Operations & Maintenance: Fitness Facilities
Formula for Fitness Facilities
By Tammy York
Fitness facilities receive a lot of use on a daily basis. Some of the most basic and common management practices, such as daily walk-throughs and regular cleaning of the equipment and facility, will help to increase the lifespan of equipment within the fitness facility. Even though this is painfully obvious and simple—it is also one of the most commonly overlooked tasks.
To begin the fitness facility's day, a regularly scheduled walk-through should occur and include turning on the lights, fans and televisions, as well as evaluating each piece of equipment such as elliptical, treadmills, steppers and weightlifting to make sure that each piece is working properly.
This means having a dedicated staff member responsible for turning on a piece of equipment and checking to make sure that everything from the LCD screen to the actual mechanisms of the equipment is working properly. In addition to this, perform a simple evaluation of the overall condition of the machine, including the belts, cables and pulleys. This is especially important regarding weightlifting systems to ensure that no one will have a nasty surprise later in the day.
Visually check that treadmill belts are properly aligned. If a belt isn't aligned properly it can fray and create a costly repair or someone could be injured.
With cable weights and other pieces of exercise equipment that use weights based on a pulley system, it is important to check for frayed cables. Cables that exhibit signs of wear should be replaced and the machine placed on hiatus until such maintenance is completed. "Test the range of motion on strength equipment. The operator needs to take it through the push and pull to make sure the unit operates smoothly," said Bryan Green, president and CEO of Advantage Fitness Products which designs and supplies commercial fitness environments. "If the weight pin is jammed or the unit does not feel like it is properly lubricated, then that needs to be addressed."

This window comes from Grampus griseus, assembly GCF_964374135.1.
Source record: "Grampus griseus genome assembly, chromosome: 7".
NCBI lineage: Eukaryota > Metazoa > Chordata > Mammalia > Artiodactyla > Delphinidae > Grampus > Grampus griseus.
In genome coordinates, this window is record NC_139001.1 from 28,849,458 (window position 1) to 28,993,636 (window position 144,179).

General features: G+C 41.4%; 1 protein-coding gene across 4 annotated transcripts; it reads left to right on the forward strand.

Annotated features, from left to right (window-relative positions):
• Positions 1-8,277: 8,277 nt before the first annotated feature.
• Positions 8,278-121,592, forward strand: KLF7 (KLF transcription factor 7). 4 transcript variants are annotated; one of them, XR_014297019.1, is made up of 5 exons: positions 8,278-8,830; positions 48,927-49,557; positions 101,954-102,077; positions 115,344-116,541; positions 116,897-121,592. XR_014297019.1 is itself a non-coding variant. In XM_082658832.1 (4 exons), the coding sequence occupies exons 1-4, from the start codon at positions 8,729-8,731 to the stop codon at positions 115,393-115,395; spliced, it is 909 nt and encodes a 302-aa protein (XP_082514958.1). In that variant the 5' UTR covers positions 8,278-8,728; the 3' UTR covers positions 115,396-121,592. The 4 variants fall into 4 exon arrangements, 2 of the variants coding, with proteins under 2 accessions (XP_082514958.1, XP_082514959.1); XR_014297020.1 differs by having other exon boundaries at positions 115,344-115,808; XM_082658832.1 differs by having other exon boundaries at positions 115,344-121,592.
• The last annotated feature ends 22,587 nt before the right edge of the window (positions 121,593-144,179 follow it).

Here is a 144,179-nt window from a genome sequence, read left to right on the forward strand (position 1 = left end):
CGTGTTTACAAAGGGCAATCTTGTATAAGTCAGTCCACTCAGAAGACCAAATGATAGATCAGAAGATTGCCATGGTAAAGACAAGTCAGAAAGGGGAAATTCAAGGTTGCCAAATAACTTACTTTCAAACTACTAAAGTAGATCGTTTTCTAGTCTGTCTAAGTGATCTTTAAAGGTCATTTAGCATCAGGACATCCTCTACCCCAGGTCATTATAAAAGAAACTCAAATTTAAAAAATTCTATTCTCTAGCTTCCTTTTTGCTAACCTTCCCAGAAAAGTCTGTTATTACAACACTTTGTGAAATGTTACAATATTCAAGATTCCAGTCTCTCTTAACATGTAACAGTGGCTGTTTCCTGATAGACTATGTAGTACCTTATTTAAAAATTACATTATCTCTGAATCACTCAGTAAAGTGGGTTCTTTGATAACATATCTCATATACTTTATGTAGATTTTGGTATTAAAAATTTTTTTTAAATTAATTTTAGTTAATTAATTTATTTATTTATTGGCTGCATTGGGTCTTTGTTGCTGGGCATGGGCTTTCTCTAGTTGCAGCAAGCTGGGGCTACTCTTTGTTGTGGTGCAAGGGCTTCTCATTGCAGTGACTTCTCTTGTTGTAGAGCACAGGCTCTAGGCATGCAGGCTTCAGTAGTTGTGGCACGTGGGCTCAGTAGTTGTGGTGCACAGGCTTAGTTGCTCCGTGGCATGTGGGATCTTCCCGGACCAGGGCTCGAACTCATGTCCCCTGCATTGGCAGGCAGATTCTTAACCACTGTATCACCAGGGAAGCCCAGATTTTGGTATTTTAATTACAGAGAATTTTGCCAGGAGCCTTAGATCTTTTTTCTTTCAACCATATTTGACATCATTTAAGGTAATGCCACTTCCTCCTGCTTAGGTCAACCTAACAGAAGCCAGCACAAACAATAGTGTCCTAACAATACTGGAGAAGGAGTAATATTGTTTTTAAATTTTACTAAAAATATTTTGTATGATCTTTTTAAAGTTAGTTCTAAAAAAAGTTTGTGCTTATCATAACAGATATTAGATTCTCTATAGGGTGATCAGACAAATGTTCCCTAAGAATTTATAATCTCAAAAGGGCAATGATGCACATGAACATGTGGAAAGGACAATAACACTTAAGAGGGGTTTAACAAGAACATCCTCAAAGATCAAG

The upholstery experiences a heavy amount of wear and should be checked daily for signs of damage and any exposed sharp edges. To increase the lifespan, keep the upholstery clean and advise users on placing down a towel as well as wearing proper clothing when working out. They should not wear clothing with buttons or tabs that can tear at the upholstery.
There are a myriad of companies, including many of the vendors that sell commercial-grade equipment, that provide ongoing maintenance contracts. If your facility receives a high amount of use, it might be wise to invest the money in a maintenance contract. Most contracts allow for a maintenance technician to come out on either a monthly or quarterly basis to examine, maintain and repair the equipment.
Maintenance technicians will check for common things such as frayed cables or worn-out belts, and will also clean the internal components of the machine. This is very important if your facility receives a high amount of use because dust, cotton fibers and general dirt and debris can cause extensive damage to the motor. The damage can be severe enough to warrant replacing the motor or the entire machine—an expensive option for any facility.
Another benefit of having a maintenance service contract is that typically you are higher up on the food chain for receiving prompt service for any unexpected repairs, as maintenance contract providers will naturally fix their regular clients' equipment first.